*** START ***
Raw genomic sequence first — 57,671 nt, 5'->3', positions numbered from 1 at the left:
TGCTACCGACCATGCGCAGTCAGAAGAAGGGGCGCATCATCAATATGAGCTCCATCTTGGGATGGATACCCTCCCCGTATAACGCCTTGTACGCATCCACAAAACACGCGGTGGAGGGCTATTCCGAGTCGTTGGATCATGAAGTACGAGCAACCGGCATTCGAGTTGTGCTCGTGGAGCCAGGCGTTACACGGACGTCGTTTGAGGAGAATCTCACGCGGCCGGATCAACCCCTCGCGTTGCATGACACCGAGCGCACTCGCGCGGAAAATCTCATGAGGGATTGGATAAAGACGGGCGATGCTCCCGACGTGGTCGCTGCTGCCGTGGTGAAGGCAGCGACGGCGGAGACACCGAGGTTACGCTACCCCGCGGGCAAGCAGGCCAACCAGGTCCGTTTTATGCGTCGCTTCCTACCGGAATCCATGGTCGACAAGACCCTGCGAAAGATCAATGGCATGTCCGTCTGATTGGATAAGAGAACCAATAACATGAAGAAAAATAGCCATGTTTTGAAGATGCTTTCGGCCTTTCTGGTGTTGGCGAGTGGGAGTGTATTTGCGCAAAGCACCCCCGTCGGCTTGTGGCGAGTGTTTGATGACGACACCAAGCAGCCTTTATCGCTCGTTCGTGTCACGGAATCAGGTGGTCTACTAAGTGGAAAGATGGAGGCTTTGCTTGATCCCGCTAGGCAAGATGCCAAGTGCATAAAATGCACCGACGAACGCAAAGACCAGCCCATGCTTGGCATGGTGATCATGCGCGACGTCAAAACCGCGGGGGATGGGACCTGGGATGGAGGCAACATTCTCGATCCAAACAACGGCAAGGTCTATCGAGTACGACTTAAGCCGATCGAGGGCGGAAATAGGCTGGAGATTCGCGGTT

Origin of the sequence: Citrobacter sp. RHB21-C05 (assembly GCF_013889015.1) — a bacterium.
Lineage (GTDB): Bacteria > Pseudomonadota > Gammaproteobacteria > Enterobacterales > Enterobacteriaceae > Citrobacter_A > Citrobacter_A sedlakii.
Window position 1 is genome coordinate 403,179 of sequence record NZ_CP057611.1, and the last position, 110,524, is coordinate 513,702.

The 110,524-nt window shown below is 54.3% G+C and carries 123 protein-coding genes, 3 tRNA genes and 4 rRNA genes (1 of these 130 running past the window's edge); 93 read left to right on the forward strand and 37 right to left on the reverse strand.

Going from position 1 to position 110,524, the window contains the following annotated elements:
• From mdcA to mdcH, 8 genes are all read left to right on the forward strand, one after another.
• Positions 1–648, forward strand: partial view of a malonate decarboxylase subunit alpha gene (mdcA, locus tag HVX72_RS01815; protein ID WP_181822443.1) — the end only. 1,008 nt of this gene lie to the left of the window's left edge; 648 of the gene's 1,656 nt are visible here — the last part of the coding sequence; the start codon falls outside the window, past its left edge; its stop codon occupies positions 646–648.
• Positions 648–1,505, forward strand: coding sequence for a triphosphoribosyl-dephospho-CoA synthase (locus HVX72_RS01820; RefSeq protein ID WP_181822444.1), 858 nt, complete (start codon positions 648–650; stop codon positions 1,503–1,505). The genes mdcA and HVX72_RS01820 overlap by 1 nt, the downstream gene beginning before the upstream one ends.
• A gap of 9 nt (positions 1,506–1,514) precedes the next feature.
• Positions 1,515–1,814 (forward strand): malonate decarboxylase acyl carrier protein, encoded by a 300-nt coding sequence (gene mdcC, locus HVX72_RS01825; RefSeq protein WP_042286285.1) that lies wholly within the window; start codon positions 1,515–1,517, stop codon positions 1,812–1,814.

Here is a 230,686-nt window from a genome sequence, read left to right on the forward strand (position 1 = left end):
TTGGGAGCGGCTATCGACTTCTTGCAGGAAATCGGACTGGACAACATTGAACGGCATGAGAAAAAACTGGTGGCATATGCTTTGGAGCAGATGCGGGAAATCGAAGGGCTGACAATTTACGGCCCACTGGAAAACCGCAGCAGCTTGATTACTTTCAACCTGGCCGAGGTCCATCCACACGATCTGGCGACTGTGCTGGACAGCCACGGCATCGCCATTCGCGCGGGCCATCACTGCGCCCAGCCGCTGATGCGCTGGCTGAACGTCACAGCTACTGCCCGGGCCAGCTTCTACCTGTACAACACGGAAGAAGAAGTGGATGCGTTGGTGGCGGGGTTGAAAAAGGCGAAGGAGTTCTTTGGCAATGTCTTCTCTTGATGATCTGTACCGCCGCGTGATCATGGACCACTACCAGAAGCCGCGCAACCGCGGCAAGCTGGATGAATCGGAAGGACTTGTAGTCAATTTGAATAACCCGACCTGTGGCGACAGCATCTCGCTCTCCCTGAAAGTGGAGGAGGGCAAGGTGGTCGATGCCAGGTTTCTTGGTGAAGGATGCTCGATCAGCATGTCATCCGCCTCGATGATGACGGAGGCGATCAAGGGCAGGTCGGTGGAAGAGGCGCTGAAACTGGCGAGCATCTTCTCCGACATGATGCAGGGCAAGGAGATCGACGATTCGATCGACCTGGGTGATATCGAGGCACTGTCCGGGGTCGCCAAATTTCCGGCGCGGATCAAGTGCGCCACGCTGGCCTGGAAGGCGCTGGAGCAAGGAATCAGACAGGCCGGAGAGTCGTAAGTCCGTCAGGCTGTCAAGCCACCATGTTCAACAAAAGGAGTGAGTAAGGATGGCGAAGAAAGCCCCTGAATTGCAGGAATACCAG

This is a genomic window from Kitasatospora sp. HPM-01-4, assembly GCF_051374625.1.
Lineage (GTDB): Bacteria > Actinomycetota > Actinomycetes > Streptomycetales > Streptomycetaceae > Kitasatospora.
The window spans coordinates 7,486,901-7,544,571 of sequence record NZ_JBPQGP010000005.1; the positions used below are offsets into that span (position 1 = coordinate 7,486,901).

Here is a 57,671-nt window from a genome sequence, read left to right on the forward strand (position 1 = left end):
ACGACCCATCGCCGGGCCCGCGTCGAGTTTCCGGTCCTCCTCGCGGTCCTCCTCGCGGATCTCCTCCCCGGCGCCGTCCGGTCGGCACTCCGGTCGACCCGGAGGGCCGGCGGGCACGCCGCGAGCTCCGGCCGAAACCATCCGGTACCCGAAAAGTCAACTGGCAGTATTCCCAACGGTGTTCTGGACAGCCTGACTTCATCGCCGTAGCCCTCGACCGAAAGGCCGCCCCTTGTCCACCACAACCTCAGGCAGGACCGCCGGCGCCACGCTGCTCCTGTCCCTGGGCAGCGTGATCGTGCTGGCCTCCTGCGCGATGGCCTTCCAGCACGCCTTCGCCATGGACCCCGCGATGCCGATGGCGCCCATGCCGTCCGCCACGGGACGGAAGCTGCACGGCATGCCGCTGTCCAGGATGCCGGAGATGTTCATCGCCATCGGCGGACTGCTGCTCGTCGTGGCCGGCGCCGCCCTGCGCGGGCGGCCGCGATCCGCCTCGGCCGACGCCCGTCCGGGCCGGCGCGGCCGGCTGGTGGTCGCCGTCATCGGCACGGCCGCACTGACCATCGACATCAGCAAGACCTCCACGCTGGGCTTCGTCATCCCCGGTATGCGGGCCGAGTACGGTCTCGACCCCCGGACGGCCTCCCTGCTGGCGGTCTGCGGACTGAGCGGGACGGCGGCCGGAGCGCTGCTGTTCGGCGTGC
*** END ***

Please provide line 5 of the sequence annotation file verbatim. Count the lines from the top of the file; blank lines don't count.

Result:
Window position 1 is genome coordinate 403,179 of sequence record NZ_CP057611.1, and the last position, 110,524, is coordinate 513,702.